What else can you see in the British capital? This selection contains 20 of the most interesting places in London!
1 Buckingham Palace.
The first thing to see for yourself in London is the residence of the British monarchs. Queen Elizabeth II, members of the royal family and their honored guests visit here. Tourists can also witness the changing of the guard ceremony. Every other day from August to April, and the rest of the time every day. The court division changes shifts at 11:30. This custom attracts hundreds of tourists from all over the world.
2 The Tower fortress.
Perhaps the most important symbol of Britain is the Tower! This fortress was built in the 11th century by the famous King William the Conqueror. Since then the Tower took part in all the important events of the country and was a prison, a fortress, a palace, a mint and even a zoo. Anne Boleyn, Katherine Howard, Thomas More, and other famous figures awaited their execution here. Near the Tower, you can also visit the bridge at once!
3 Tower Bridge.
No less famous than the Tower is the bridge located near this ancient building. This drawbridge has a characteristic design that has long been a symbol of Britain. The bridge is 244 meters long and is divided into spans by two 65-meter high towers. It was built in 1894 and at that time had a very interesting hydraulic water system. Now the Tower Bridge still has galleries that are open to the public.
4 Big Ben.
Another integral part of London is the Big Ben Tower, and officially since 2012 the Elizabeth Tower. This part of the Palace of Westminster attracts tourists separately, because it is the third largest clock in the world. The tower is made in the neo-Gothic style, which attracts fans of this style in architecture. And the nostalgic just want to admire the main symbol of London, which so much seen in pictures! By the way, Big Ben is one of the bells inside the tower, not the tower itself.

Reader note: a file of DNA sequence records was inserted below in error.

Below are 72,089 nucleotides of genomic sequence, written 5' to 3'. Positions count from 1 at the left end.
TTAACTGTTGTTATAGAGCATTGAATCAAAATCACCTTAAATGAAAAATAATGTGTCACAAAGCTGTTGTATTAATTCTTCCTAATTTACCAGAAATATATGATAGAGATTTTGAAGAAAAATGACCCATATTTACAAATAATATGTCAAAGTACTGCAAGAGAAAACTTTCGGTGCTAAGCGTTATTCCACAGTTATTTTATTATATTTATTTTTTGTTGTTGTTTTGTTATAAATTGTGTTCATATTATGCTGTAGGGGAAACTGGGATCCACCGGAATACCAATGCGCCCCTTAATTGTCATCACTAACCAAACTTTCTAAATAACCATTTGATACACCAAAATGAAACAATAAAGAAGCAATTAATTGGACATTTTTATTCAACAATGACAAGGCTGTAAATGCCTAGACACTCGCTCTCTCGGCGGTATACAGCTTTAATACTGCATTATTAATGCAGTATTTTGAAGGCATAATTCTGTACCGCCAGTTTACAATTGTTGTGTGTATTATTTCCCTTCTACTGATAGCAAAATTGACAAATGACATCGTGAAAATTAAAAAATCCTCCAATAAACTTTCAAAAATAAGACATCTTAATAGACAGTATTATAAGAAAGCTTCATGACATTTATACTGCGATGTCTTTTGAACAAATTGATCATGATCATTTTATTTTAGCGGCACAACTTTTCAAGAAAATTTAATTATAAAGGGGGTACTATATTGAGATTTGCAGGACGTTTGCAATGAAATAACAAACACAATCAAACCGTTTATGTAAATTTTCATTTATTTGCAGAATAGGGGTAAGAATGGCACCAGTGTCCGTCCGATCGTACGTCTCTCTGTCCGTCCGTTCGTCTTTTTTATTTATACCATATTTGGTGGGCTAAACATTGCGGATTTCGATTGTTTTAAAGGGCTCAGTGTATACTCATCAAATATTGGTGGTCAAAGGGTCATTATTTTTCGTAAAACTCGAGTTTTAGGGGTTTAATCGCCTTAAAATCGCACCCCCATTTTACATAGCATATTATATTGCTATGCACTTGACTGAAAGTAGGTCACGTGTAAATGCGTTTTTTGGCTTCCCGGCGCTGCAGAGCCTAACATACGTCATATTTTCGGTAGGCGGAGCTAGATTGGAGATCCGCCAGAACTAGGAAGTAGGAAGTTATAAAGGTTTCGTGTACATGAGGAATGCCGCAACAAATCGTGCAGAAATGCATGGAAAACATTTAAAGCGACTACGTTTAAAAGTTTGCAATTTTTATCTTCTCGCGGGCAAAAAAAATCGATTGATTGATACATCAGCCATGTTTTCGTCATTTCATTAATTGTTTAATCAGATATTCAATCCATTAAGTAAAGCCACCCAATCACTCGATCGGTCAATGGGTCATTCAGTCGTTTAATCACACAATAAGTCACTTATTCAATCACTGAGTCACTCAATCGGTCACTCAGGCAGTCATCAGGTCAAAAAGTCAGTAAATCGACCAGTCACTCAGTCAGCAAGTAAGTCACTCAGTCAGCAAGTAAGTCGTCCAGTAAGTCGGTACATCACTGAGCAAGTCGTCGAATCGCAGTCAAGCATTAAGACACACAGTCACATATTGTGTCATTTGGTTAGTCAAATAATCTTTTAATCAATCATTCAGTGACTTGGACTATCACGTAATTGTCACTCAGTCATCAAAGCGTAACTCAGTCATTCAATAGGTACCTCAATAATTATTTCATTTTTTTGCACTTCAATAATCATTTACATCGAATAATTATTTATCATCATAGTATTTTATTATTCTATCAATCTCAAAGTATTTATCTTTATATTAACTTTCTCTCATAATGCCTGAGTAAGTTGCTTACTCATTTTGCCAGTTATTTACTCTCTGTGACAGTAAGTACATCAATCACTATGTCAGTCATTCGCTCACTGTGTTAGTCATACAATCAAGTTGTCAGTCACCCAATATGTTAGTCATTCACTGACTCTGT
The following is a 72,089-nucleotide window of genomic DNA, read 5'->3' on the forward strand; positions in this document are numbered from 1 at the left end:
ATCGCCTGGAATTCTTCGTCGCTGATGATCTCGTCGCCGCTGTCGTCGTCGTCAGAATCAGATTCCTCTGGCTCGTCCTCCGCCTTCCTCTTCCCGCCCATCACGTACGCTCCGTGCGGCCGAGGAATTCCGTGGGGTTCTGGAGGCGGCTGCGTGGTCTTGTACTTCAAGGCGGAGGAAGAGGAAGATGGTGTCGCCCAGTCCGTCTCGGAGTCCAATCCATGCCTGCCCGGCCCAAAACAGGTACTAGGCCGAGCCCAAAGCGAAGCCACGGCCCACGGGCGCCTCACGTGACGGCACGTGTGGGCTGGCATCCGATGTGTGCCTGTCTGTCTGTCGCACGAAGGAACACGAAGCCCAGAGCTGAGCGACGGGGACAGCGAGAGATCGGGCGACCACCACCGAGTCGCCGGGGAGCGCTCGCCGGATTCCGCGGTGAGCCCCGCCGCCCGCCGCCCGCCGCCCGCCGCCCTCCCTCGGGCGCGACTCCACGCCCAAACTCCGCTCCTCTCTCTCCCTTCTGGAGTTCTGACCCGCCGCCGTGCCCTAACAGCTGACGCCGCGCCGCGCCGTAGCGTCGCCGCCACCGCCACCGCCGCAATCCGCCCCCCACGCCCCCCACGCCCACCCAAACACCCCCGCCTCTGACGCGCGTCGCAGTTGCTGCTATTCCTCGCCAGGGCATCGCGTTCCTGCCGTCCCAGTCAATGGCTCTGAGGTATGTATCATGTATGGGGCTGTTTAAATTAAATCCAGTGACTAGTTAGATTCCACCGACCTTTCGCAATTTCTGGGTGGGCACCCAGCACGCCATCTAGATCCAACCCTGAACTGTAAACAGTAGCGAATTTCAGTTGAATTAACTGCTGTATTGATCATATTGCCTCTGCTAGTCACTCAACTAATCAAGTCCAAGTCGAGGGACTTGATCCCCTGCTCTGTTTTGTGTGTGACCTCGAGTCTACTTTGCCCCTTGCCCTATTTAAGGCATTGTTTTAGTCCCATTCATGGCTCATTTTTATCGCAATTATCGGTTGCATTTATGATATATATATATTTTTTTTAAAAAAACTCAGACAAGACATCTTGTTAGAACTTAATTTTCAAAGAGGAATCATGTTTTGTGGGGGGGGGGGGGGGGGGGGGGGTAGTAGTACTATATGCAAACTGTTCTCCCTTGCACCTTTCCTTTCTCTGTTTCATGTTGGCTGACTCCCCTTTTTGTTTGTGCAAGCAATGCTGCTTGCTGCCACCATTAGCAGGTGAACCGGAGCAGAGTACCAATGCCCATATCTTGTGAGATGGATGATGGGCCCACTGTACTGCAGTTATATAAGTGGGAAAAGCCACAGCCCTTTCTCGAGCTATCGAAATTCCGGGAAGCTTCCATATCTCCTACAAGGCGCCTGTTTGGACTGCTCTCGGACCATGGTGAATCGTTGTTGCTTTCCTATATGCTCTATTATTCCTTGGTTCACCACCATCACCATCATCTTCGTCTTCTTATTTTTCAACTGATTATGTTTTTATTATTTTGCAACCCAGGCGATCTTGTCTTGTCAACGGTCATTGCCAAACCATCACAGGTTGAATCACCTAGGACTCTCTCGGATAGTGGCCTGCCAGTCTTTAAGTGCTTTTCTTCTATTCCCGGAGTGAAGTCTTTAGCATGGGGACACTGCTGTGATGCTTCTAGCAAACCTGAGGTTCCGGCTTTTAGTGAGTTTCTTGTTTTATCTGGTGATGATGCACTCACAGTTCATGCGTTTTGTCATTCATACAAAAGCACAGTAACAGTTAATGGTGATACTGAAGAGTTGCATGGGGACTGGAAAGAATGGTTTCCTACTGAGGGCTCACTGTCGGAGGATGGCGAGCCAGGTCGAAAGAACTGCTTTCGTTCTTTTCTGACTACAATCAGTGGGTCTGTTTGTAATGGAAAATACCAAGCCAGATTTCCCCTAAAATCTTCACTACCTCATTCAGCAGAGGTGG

Big Ben is part of an equally famous building – the Palace of Westminster. Here important decisions for the country are made, because it is in this building that the British Parliament sits. Therefore, it is often referred to simply as Parliament. On this site before 1529 there was a residence of English monarchs, but the modern building was built in the middle of XIX century. Parliament has a distinctive neo-Gothic style.
6 Hard Rock Cafe
Not far from Hyde Park and Piccadilly there is a cafe where all rock music lovers flock. Now the network of famous Hard Rock Café’s are located all over the world, but the first café appeared just in London. It happened in 1971, in the building of the Rolls-Royce department store. The café has a huge collection of musical exhibits from around the world, as well as an amazing setting!
7 Warner Bros. Studios.
One of the good reasons that beckons tourists to London is to see the world of Harry Potter with their own eyes. Who hasn’t dreamed of visiting Hogwarts? After the filming was completed, the film studio was transformed into a museum, a true Potteromaniac’s dream. It has everything, Dumbledore’s study, Gryffindor’s living room, Cosmic Alley, a model of Hogwarts, and even creamy beer!